Paul Sadlon, who pleaded not guilty, testifies on the third day of the trial at the Barrie courthouse
Editor’s Note: The following contains graphic language heard in court that may upset some readers. There is also a publication ban which limits our ability to provide details of the relevant company and details of its business relationships.
Paul Sadlon denies touching anyone or making inappropriate physical gestures or jokes.
Speaking in his own defense on the third day of his sexual assault trial on Wednesday, the longtime Barrie auto dealership instead said he was unhappy with a business meeting and expressed his dissatisfaction.
Sadlon, who is 89 and walked with the help of others throughout his court appearances, said he was upset with the way an account manager handled his affairs and that he didn’t there were no hugs. He pleaded not guilty to sexual assault.
His lawyer Karen Jokinen asked him, point by point, if he had done what he was accused of: hugging the account manager, kissing her on the cheek, kissing her on the lips, trying to pierce her lips with this tongue, rub her pelvis area against her while moaning, and grabbing one breast then the other.
Each time, he answered “no”.
Instead, Sadlon testified that he was angry that his colleagues attended the December 4, 2019 meeting.
Sadlon said he wanted to do a simple transaction with her to quickly resolve a problem at Paul Sadlon Motors. Instead, the colleagues came up with two other options, neither of which interested him.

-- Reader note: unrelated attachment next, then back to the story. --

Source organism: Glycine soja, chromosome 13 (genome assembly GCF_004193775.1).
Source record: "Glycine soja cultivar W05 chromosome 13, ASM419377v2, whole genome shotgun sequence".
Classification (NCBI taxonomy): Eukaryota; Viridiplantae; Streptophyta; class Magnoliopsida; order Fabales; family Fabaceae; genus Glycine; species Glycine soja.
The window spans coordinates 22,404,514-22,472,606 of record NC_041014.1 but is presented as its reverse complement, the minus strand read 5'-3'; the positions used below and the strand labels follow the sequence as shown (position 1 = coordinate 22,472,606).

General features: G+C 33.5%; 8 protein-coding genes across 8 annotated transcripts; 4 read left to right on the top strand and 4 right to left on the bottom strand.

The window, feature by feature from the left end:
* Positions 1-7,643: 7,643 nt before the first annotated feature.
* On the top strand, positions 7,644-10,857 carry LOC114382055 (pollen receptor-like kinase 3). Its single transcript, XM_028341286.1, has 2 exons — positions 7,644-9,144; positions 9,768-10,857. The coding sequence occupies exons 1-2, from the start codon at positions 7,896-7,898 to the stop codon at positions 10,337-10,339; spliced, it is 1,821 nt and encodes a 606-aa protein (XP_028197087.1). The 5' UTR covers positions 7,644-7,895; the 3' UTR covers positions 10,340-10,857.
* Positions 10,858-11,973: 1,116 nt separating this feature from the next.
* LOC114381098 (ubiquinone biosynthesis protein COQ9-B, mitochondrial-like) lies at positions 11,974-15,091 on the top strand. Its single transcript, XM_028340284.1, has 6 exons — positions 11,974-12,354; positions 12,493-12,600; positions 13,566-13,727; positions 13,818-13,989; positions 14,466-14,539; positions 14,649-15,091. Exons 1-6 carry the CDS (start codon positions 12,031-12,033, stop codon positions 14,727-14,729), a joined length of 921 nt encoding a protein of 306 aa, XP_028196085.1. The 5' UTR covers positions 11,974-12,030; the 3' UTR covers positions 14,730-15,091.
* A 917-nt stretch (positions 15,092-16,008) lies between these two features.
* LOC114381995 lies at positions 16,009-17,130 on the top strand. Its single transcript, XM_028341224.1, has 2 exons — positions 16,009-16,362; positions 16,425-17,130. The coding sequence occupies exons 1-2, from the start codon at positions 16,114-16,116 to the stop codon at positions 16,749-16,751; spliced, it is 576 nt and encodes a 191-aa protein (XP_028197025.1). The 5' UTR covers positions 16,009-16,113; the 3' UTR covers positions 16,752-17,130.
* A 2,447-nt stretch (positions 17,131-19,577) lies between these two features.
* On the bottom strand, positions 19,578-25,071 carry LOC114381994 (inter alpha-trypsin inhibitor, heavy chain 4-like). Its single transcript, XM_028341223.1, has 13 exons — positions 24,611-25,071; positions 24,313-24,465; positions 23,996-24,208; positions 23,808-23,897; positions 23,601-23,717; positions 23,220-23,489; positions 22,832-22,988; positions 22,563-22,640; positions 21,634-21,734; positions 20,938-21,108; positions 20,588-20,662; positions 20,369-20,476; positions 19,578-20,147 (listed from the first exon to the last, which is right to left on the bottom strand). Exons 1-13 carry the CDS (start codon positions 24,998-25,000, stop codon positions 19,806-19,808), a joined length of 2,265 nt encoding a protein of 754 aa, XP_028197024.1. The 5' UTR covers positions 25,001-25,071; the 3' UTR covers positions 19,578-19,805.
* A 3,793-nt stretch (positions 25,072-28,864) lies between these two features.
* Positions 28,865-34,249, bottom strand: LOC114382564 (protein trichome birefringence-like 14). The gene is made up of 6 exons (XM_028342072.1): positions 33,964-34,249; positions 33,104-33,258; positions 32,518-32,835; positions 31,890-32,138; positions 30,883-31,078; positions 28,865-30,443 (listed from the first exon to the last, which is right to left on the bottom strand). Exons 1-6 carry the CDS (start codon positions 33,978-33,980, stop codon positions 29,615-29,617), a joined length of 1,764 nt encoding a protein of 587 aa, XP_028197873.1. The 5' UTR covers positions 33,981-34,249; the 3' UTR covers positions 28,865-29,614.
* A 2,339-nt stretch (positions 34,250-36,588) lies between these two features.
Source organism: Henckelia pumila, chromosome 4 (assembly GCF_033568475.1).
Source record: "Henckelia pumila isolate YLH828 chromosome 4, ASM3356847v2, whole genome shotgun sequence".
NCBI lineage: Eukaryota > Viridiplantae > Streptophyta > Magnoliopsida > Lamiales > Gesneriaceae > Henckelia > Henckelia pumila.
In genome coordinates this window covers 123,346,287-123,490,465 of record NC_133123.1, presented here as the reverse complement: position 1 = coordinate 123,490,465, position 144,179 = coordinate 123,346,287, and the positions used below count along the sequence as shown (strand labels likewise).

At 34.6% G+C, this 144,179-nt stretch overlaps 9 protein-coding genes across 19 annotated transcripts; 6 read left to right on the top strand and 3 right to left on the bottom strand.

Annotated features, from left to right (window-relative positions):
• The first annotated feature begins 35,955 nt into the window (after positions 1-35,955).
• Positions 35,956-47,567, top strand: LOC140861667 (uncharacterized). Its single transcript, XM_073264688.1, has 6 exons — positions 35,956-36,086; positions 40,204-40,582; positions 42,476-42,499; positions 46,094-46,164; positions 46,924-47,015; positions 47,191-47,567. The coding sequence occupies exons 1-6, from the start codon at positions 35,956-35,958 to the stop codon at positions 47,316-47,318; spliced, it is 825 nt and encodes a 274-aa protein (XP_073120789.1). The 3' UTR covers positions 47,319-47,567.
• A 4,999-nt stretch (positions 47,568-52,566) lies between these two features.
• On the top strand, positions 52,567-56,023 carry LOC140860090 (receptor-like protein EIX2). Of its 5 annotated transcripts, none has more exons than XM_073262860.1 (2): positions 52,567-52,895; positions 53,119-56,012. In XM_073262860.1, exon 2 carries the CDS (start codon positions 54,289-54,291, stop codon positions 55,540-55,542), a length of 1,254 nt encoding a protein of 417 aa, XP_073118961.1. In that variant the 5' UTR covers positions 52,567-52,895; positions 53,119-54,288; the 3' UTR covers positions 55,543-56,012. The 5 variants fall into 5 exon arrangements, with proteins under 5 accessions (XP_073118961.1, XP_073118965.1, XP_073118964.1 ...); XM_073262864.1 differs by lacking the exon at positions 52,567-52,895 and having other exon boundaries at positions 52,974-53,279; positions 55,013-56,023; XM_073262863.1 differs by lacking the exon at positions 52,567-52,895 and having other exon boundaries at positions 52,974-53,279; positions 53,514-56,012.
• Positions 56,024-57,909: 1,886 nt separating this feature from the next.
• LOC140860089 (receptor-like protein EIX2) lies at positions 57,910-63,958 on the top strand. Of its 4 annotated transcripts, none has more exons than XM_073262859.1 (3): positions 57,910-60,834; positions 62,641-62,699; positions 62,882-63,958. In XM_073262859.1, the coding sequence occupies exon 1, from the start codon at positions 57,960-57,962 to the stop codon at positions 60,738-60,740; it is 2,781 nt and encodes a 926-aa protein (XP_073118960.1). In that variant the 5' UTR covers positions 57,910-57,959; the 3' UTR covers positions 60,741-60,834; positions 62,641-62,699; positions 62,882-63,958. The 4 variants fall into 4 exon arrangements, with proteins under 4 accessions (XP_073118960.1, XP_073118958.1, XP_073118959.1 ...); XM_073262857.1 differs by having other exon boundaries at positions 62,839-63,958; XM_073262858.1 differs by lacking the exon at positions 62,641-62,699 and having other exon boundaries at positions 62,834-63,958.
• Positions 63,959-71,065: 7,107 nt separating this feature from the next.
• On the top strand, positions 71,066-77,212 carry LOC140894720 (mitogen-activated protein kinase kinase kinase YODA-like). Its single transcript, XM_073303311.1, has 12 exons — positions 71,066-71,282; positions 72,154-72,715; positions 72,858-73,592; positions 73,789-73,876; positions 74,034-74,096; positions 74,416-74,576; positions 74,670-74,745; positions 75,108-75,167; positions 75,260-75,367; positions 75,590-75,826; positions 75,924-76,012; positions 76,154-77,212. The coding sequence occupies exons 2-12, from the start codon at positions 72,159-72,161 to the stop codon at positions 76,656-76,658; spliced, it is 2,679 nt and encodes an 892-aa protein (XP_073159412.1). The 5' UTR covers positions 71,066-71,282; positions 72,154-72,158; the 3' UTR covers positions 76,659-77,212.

Their presence at the meeting, he told the court, surprised him and he found “no need for them”.
“It was none of his business to do that,” Sadlon said, adding that his tone of voice was not pleasant and he told her he would raise the matter with his organization.
Later, he told the prosecutor that she had done a terrible job with her account from day one. But when asked, he said he had not filed any complaints.
“I just couldn’t understand why I couldn’t fix this quickly,” Sadlon said.
He said he was adamant that he wanted to solve the problem his own way and he got angry.
The account manager, Sadlon said, started crying and said “you’ll be sorry” before rushing off.
A publication ban prohibits the disclosure of any information that could identify the complainant. As a result, BarrieToday is limited in its ability to publish details heard in court about the relevant company, its employees and details of its business relationships.
Crown attorney Miriam Villamil-Pallister suggested to Sadlon during cross-examination, point by point, that he hugged, kissed, grabbed and crushed the account manager, to his repeated denials.
When she asked him if he made a pussy joke, he replied that he didn’t remember saying that, describing it as an “old-fashioned” comment that was once common. He also said he did not recall the account manager’s colleagues trying to hijack the comment with their own comments about a gerbil and a hairless cat.
“You don’t care what she said,” the prosecutor suggested. “You were the client and you thought you could do it.”
She further suggested that he felt his status allowed him to touch her and that she would be too scared to go to the police.
The court heard that Sadlon was born in Montreal but moved to Bradford aged six where his parents were farmers. He married in 1954 and his wife died in 2015 after living with Alzheimer’s disease.
He had a car dealership for 57 years, 47 under the name Paul Sadlon Motors, and his daughter and son are now involved. The business, owned by Barbay Holdings Inc., has a mechanics and service area that employs about 40 people and the dealership, along with an auto detailing area, has about 40 other people on payroll.
Sadlon was reluctant to say in open court how many companies he owns, but said it was more than five.
The lawyers are due to make their closing submissions before Judge Joseph Wilson in provincial court on May 27.